Norwalk needs to grow up: 5 bad habits that need our attention

By Lisa Thomson, REd Apples of Norwalk

NORWALK, Conn. – If one were suddenly dropped into Norwalk, with no prior knowledge of the city, and happened to read the op-ed page, letters to the editor, or blogs, one might surmise that the residents and politicians of our city enjoy arguing about just about everything. This person would read how as a city, we lurch from one controversy to the next, whether with our schools, parking, golf course, environment, city planning or manner of paving our roads.

However, as many of us realists understand, things are never as bad as they seem, but neither are they as good as they could be.

As a former business executive, now mother turned activist, I have dared to venture into the political playground of Norwalk, mainly in education, but over the years have identified some of the most common bad habits that impact our quality of life as residents. Anyone seeking to be elected or re-elected to public office, whether it be the Board of Ed, Common Council or Mayor’s office should be prepared to put forward their positions and solutions and not just high level rhetoric.

At our most strategic municipal operating level, I’ve summed up what I consider to be Norwalk’s Five Most Common Bad Habits collectively developed over the years. They include:

1. Inconsistent or disregarded practices by the status quo

2. Limited transparency in matters of public interest

3. An inclination to ignore best practices from other towns

4. A laggard’s approach to technology deployment

5. Outdated policies, fiercely guarded by gatekeepers, that hinder progress

Norwalk BOE     086-20130305
Te.nsion at a recent Board of Education meeting takes a toll on Steve Colarossi.

Many of the people who run our city or seek political office start with the best of intentions, but in short order become bullied or become the bully – and get far too caught up in local personality politics. The end result is either exhaustion by those seeking change or a running down of the clock, when it comes to pursuit of the things that really matter in our city. Since most offices are two year terms, it seems we spend more time campaigning than managing our city.

The phrase “all politics is local,” couldn’t be more appropriate for Norwalk.  Perhaps it’s our history of town consolidation in 1913 that reinforces the incredibly localized neighborhood tribalism versus the greater good of a single Norwalk – although, that was a century ago!  I don’t even think it’s a Democrat versus Republican thing, since so many run for office in one party, only to end up serving in another.  Maybe it’s geographical, with I-95 and Route 7 cutting the city into four distinct quadrants that divides us. But one thing’s for sure, we’re all Norwalkers once we receive our tax bills.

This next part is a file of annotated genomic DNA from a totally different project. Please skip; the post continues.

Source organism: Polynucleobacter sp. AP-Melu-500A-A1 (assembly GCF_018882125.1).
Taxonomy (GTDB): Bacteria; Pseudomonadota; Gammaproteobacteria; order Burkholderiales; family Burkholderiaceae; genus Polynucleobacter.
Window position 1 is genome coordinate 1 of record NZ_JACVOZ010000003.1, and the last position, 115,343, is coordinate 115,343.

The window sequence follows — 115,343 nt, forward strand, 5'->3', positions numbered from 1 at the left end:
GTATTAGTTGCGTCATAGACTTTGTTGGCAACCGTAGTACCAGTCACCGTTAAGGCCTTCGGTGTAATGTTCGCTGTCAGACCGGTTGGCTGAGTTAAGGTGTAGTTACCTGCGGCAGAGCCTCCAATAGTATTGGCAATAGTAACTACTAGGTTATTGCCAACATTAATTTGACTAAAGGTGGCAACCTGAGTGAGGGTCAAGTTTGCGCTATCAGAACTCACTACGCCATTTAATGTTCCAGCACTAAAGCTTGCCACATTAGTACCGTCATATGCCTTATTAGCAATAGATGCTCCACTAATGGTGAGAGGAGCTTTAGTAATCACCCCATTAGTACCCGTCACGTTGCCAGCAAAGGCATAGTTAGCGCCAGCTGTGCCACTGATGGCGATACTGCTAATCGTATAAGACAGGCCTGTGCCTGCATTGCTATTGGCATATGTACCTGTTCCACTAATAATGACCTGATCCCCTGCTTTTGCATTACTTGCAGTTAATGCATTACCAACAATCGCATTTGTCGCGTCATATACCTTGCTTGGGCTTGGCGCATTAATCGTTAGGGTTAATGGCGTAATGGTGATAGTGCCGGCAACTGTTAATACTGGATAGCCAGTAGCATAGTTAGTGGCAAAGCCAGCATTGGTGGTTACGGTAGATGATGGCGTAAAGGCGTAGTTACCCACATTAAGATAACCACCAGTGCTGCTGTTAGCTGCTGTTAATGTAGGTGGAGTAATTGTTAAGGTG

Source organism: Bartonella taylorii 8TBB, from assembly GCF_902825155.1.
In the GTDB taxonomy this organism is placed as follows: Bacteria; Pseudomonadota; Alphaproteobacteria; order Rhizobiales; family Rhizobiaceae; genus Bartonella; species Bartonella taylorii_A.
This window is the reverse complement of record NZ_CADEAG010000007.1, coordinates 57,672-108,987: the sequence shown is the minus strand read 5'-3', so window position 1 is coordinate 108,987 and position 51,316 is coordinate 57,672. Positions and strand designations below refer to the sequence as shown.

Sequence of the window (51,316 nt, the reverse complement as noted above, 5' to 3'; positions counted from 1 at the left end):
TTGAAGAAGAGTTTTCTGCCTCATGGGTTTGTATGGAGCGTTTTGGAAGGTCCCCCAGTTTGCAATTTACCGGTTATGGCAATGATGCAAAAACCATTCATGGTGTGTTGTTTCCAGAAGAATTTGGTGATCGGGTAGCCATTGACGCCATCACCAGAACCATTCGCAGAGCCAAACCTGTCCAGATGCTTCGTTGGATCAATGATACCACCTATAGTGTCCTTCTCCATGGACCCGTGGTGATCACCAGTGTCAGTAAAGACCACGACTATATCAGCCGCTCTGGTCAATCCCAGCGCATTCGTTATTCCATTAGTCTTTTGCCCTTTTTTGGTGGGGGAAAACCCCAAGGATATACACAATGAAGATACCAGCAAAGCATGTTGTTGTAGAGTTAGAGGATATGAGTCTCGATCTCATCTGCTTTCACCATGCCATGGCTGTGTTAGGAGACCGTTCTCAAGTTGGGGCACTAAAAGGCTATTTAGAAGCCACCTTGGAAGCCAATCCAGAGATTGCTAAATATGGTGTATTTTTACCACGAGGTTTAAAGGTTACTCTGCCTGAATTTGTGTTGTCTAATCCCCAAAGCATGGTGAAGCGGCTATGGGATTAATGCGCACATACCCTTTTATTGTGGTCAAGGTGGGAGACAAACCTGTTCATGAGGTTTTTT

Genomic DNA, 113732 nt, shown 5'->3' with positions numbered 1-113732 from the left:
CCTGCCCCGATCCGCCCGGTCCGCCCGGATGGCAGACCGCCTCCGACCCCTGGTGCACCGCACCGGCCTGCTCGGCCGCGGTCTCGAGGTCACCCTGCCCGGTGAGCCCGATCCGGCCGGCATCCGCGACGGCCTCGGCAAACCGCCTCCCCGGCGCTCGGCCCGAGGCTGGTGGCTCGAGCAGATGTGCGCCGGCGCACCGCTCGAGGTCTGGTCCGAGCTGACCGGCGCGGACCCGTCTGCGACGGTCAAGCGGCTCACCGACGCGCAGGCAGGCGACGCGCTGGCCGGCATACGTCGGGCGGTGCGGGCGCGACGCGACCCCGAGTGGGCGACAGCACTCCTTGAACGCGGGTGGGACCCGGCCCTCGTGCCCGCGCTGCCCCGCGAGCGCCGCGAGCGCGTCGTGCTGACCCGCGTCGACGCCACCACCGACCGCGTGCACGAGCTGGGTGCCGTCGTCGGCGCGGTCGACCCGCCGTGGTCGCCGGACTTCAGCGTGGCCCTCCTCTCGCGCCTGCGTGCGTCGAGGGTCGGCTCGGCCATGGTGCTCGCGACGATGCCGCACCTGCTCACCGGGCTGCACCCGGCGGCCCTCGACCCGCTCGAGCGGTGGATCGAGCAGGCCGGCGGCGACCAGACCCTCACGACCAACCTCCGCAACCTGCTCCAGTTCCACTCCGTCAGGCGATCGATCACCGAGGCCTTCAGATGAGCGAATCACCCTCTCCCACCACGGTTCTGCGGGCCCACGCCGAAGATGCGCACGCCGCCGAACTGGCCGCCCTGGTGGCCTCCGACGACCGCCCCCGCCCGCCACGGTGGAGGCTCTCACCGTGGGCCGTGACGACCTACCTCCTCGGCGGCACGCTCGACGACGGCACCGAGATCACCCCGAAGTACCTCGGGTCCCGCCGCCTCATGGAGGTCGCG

A prominent political friend once said, “Norwalk needs to grow up,” and he couldn’t be more right.  The 4 year old economic reality of this country and state demand it. The party is over and neither politicians nor residents can afford to indulge any further in our bad habits. We need to manage our city more efficiently, cooperatively and productively.

We may have limited control over what goes on in Washington or Hartford, but we do have a say when it comes to how we run our town. This year, voters need to be very mindful of the plethora of candidates. Demand specifics.  No platitudes. Anyone who’s taken the time to read this op-ed already knows the impact that any one of the five bad habits has on our schools, city planning, services or quality of life – not to mention our wallets.

So, it’s time for Norwalk to break some of our costly bad habits.  Supposedly, we’re one of the Top 100 Cities to Live In in America.  Time to start operating like one!

Lisa Thomson


16 responses to “Norwalk needs to grow up: 5 bad habits that need our attention”

  1. NormalNorwalk